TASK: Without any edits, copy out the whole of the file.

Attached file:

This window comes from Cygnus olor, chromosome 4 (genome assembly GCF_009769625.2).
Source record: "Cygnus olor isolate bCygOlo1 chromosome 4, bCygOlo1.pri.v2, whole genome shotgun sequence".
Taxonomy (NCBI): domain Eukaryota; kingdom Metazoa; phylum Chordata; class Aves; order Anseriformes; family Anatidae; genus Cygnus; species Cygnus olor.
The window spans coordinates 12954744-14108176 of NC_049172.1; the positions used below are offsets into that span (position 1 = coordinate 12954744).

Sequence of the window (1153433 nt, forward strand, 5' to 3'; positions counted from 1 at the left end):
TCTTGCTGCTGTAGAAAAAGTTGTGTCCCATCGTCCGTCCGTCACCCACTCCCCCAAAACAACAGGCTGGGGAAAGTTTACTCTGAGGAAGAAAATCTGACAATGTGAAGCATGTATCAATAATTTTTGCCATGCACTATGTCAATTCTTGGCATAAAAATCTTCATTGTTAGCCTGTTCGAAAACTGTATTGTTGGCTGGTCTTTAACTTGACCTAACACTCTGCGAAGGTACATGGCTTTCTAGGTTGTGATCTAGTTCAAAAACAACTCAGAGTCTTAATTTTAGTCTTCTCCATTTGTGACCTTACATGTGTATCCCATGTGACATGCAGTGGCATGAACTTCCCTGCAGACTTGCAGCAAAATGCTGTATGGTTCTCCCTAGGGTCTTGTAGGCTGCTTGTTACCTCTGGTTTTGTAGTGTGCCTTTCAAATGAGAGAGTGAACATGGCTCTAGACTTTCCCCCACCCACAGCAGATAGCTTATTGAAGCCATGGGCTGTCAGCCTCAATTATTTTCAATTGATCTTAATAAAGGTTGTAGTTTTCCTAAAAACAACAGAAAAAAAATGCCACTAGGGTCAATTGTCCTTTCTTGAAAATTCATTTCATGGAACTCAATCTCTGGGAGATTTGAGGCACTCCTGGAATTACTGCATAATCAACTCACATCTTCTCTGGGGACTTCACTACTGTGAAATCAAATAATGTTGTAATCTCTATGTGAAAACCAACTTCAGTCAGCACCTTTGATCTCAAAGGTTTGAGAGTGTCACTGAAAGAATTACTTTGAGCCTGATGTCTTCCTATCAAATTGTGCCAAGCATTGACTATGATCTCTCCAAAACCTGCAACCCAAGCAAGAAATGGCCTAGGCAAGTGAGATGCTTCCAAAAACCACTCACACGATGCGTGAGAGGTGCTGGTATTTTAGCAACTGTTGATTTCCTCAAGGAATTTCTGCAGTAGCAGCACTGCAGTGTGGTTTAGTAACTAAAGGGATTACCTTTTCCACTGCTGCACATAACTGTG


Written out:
This window comes from Cygnus olor, chromosome 4 (genome assembly GCF_009769625.2).
Source record: "Cygnus olor isolate bCygOlo1 chromosome 4, bCygOlo1.pri.v2, whole genome shotgun sequence".
Taxonomy (NCBI): domain Eukaryota; kingdom Metazoa; phylum Chordata; class Aves; order Anseriformes; family Anatidae; genus Cygnus; species Cygnus olor.
The window spans coordinates 12954744-14108176 of NC_049172.1; the positions used below are offsets into that span (position 1 = coordinate 12954744).

Sequence of the window (1153433 nt, forward strand, 5' to 3'; positions counted from 1 at the left end):
TCTTGCTGCTGTAGAAAAAGTTGTGTCCCATCGTCCGTCCGTCACCCACTCCCCCAAAACAACAGGCTGGGGAAAGTTTACTCTGAGGAAGAAAATCTGACAATGTGAAGCATGTATCAATAATTTTTGCCATGCACTATGTCAATTCTTGGCATAAAAATCTTCATTGTTAGCCTGTTCGAAAACTGTATTGTTGGCTGGTCTTTAACTTGACCTAACACTCTGCGAAGGTACATGGCTTTCTAGGTTGTGATCTAGTTCAAAAACAACTCAGAGTCTTAATTTTAGTCTTCTCCATTTGTGACCTTACATGTGTATCCCATGTGACATGCAGTGGCATGAACTTCCCTGCAGACTTGCAGCAAAATGCTGTATGGTTCTCCCTAGGGTCTTGTAGGCTGCTTGTTACCTCTGGTTTTGTAGTGTGCCTTTCAAATGAGAGAGTGAACATGGCTCTAGACTTTCCCCCACCCACAGCAGATAGCTTATTGAAGCCATGGGCTGTCAGCCTCAATTATTTTCAATTGATCTTAATAAAGGTTGTAGTTTTCCTAAAAACAACAGAAAAAAAATGCCACTAGGGTCAATTGTCCTTTCTTGAAAATTCATTTCATGGAACTCAATCTCTGGGAGATTTGAGGCACTCCTGGAATTACTGCATAATCAACTCACATCTTCTCTGGGGACTTCACTACTGTGAAATCAAATAATGTTGTAATCTCTATGTGAAAACCAACTTCAGTCAGCACCTTTGATCTCAAAGGTTTGAGAGTGTCACTGAAAGAATTACTTTGAGCCTGATGTCTTCCTATCAAATTGTGCCAAGCATTGACTATGATCTCTCCAAAACCTGCAACCCAAGCAAGAAATGGCCTAGGCAAGTGAGATGCTTCCAAAAACCACTCACACGATGCGTGAGAGGTGCTGGTATTTTAGCAACTGTTGATTTCCTCAAGGAATTTCTGCAGTAGCAGCACTGCAGTGTGGTTTAGTAACTAAAGGGATTACCTTTTCCACTGCTGCACATAACTGTG